Does your company have multiple balers, or do you rely on one to help manage waste?
Balers are often seen as the heart of a successful recycling system. However, many industry experts have found that balers are often overlooked when planning and designing material recovery facilities (MRFs). One expert from MRF Operations Forum recently referred to balers as an afterthought.
This lack of attention is alarming for many industries. This concern has become known as baler redundancy.
Operators often view a second baler as a secondary piece of equipment, especially if they are only baling a few tons per hour.
But what happens if one breaks down? Can one baler pick up the load?
Two Balers Can Prevent Slowdowns
If companies can fit two balers in their workplace or plan for two in a new warehouse, they can be protected if one baler breaks down. Even with proper baler maintenance, it can happen. Often having a second baler is a low priority, but slowdowns can be prevented if businesses aim to have two balers of the same capabilities and capacity.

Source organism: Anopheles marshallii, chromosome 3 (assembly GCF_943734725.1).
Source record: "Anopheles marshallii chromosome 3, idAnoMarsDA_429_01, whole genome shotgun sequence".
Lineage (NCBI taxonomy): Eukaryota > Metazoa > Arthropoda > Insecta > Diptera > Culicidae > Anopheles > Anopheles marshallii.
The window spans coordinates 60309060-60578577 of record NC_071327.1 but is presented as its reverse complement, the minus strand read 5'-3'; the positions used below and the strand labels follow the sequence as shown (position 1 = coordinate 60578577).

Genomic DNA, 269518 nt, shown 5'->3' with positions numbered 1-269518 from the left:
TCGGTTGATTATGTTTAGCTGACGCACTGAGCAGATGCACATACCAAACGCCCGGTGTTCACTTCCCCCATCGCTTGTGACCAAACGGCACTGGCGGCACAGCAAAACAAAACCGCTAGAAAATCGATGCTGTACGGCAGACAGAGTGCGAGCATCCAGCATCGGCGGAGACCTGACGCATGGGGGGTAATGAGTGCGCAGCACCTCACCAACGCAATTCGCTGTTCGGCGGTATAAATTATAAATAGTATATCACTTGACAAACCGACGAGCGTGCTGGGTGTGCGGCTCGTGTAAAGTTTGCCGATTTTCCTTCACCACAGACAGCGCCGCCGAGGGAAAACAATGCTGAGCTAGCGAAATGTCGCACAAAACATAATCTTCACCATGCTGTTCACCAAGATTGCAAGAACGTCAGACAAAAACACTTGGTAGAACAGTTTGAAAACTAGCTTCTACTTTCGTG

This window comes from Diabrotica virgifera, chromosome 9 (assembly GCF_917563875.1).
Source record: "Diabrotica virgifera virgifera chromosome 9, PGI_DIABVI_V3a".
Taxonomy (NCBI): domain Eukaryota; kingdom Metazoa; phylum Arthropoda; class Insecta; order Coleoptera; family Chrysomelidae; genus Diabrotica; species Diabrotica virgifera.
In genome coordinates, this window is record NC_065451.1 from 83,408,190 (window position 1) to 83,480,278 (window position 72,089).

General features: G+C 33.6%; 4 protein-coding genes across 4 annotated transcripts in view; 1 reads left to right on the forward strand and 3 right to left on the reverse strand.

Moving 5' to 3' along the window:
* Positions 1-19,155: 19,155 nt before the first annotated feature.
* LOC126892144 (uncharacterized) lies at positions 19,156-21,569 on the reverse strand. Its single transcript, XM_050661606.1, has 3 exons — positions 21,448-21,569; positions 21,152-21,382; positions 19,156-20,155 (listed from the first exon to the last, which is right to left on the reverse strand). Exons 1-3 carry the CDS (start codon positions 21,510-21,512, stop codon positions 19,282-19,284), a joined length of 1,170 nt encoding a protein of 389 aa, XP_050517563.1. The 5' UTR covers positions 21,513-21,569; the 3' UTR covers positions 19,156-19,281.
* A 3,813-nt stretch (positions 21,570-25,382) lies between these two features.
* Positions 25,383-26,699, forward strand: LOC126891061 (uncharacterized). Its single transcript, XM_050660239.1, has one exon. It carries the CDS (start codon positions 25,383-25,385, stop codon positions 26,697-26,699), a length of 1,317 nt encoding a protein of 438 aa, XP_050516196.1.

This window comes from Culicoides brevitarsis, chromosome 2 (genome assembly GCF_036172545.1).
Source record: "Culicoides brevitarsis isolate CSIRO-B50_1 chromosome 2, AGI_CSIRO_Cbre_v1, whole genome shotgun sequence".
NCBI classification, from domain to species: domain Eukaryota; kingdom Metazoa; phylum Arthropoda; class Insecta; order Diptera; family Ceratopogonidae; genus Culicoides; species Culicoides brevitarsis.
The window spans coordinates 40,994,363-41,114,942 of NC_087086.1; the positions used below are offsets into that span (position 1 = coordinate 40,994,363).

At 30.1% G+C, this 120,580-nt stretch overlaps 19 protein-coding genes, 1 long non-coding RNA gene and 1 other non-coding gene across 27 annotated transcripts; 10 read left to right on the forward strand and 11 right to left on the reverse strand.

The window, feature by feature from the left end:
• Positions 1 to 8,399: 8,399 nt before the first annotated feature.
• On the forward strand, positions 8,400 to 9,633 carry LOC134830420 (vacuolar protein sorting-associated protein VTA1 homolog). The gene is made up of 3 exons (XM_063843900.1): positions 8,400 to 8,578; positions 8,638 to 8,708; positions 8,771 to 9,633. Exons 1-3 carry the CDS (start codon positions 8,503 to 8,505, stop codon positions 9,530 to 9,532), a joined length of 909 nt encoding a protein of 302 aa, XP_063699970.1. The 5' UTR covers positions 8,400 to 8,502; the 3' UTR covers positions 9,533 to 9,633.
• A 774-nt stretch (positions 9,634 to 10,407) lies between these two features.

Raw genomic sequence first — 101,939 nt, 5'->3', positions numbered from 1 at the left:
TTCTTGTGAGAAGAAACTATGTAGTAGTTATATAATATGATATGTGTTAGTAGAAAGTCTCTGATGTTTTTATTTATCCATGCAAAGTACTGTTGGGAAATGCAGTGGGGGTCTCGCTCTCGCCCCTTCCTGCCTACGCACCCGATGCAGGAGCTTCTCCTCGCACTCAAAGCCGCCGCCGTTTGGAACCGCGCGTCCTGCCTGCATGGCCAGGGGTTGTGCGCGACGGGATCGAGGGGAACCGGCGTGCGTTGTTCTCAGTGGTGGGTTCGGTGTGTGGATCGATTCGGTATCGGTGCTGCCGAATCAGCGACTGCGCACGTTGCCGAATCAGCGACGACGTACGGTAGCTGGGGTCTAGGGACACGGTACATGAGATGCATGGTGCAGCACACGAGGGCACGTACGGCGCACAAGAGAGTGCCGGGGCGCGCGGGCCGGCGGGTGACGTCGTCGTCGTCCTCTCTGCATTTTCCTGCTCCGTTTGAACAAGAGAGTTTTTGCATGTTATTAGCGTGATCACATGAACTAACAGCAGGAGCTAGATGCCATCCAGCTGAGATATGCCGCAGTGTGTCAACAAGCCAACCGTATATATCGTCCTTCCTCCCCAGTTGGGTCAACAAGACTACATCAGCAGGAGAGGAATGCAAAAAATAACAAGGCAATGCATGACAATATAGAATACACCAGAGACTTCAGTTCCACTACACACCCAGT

How To Establish Baler Redundancy
It’s easy to have two balers, but the crucial factor is having both with identical functions. If one machine moves slower compared to the other, the business and materials will slow down, especially if one machine breaks down.
To create baler redundancy, operations should consider the following:
- Balers must have the speed to handle the entire system capacity.
- The system design must include conveyors to work efficiently between each baler.
- All balers should be capable of baling each type of commodity the facility produces.
Also, consider comparing single-ram and two-ram balers to achieve optimal efficiency. Aim to have the same equipment on-site.
What Operators Should Consider
While you are planning to add additional balers to your workplace, consider speaking with your team, especially the operators, on the following questions:
- Will the business slow down or face problems if one baler breaks down? If so, how much will it slow down?
- How can a second, or third baler, prevent any slowdowns?
- Is it better for the budget to have another baler or face the issues of a broken baler?
- What are other businesses in your industry doing? Do they have more than one baler on-site?